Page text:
From the very beginning, The Walking Dead has made the point that an awful lot of what mattered before doesn’t matter in the least in the world of the zombie apocalypse. While earlier seasons dealt more with race and gender, Season 4 brought sexuality into the fold with the openly gay character of Tara Chambler. Tara was introduced back when the Governor was rallying forces to strike back at Rick and Co., so her sexuality was never exactly at the forefront of the plot. According to actress Alanna Masterson, it never needed to be.
I don’t think being gay is a big deal in general. But it’s not some spectacle that needs to be shown. At the end of the world, no one’s going to care about sexual orientation, money, status – none of that stuff is going to matter. They don’t have to punch you in the face with it, it just is what it is.

Alanna Masterson’s comments about zombie apocalypse sexuality in her chat with The Wrap make a lot of sense for The Walking Dead. Even though prejudices may not have died entirely when civilization fell – see: the racist Dixon brothers in earlier seasons – the world overrun by zombies is about what skills each survivor can bring to any given situation. Tara being gay is not the most important aspect of her character and has never been her character’s defining trait.

Tara and Denise

In fact, The Walking Dead has been so matter-of-fact about both of Tara’s relationships since Season 4 that her romances have been refreshing breaks from the melodramas of the Glenn/Maggie saga and the Rick/Jessie flirtation. Tara and Denise have a pretty good set-up right now. Between Tara with her survival skills accumulated after joining Rick and Co. and Denise as a rare post-apocalyptic doctor, they’re definitely what equates to a power couple at the end of the world. They just happen to both be women.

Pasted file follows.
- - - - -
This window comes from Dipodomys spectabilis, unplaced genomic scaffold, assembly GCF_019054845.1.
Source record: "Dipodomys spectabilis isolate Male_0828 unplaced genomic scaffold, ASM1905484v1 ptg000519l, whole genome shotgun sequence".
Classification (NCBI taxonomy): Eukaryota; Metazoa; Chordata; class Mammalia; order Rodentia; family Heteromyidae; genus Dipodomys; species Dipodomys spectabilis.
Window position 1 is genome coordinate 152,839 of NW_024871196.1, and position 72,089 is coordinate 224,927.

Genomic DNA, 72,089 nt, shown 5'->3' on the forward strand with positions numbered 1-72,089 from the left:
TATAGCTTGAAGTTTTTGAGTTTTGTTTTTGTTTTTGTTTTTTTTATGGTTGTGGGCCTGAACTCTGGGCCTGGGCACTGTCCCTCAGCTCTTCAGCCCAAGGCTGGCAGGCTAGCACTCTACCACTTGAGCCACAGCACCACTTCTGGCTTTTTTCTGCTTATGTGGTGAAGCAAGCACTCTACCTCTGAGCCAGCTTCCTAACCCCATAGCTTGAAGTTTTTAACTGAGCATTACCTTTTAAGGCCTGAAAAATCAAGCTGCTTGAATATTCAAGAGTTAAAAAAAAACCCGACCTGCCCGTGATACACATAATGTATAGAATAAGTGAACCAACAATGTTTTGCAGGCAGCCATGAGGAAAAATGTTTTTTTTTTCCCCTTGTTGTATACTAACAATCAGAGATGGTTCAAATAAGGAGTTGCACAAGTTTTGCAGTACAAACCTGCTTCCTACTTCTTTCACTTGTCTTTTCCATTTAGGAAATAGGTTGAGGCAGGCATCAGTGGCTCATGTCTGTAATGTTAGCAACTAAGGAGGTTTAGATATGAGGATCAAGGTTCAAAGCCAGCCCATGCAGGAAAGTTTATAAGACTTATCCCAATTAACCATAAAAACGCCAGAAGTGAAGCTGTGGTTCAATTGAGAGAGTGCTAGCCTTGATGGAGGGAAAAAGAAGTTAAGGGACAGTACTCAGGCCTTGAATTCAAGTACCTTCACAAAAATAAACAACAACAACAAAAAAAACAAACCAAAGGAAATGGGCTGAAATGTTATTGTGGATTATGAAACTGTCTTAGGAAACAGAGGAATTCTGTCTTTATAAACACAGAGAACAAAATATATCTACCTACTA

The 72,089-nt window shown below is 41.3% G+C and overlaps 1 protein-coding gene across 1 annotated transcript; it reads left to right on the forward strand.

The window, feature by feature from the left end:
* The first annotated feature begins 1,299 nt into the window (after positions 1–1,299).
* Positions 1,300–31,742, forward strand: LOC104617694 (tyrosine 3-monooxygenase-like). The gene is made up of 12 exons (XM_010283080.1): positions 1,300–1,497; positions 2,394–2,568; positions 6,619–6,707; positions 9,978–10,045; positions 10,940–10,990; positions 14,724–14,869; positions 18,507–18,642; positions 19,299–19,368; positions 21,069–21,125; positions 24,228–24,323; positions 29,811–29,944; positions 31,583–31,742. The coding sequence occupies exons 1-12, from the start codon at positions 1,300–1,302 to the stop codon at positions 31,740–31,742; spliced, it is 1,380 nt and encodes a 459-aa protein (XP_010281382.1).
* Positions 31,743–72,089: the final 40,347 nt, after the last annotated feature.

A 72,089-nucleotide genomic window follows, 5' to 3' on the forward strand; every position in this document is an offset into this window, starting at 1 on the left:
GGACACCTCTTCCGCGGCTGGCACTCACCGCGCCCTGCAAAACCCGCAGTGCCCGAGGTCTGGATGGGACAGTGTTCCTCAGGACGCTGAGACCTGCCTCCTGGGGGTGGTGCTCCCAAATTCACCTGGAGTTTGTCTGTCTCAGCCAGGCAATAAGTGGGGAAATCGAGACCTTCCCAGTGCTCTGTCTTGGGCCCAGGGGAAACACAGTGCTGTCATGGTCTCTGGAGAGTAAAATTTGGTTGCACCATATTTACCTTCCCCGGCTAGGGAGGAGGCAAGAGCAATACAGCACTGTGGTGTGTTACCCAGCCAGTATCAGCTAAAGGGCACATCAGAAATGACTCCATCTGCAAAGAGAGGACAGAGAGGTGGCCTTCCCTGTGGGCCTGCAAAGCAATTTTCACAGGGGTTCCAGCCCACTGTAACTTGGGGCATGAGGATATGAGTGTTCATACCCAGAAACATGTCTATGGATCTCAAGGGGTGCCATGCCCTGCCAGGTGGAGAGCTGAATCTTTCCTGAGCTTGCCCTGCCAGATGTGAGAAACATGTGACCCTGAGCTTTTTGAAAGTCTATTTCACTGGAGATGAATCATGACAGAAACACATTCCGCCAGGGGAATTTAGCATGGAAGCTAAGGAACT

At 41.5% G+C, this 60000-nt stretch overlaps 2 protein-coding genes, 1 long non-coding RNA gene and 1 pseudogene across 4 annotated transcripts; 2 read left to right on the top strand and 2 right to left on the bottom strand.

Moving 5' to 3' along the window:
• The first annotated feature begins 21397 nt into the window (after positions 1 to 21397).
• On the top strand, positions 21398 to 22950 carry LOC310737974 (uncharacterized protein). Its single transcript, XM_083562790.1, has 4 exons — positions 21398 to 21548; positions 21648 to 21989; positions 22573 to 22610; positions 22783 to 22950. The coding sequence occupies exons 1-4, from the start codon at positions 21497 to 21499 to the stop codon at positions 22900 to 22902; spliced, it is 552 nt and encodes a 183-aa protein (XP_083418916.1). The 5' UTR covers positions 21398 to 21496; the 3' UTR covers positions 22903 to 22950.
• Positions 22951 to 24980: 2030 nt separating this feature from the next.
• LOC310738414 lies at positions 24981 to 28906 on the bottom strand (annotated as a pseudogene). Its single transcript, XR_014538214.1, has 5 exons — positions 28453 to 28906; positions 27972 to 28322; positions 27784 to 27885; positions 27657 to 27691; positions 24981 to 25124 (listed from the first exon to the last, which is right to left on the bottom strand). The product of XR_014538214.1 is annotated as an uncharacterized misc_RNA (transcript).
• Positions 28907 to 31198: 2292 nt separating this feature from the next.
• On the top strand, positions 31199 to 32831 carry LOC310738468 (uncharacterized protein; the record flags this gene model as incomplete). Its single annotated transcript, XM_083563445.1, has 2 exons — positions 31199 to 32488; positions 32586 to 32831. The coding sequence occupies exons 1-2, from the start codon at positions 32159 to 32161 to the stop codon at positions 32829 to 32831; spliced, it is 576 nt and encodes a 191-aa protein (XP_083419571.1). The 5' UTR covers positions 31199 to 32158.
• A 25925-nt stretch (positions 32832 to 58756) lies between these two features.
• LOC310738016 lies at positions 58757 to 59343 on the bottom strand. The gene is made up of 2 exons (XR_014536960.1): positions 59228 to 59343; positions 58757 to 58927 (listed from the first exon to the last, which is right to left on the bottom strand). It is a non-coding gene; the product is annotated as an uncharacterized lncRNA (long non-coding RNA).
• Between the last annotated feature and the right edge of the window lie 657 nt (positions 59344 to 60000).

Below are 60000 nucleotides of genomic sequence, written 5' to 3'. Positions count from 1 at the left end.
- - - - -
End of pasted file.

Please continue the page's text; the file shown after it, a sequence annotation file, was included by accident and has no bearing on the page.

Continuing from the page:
Interestingly, Rick and Co.'s arrival at Alexandria brought another gay couple into the fold with Aaron and Eric. However, the character from the Georgia crew to work most closely with them has actually been Daryl. His non-reactions to their relationship as well as Tara and Denise’s in the most recent episode are perhaps the biggest proofs that sexuality in the zombie apocalypse just doesn’t matter. Season 1 Daryl almost certainly would have had comments about their sexualities; pragmatic Season 6 Daryl knows what does and does not matter in their circumstances.

Sexuality is not always handled so deftly on television, and Alanna Masterson is fortunate that she’s given the respectable material on The Walking Dead to bring to life in Tara. Hopefully, being gay in the zombie apocalypse will continue to be treated well on the show. To see Alanna Masterson in action as Tara, be sure to tune in to The Walking Dead on Sundays at 9 p.m. ET on AMC.

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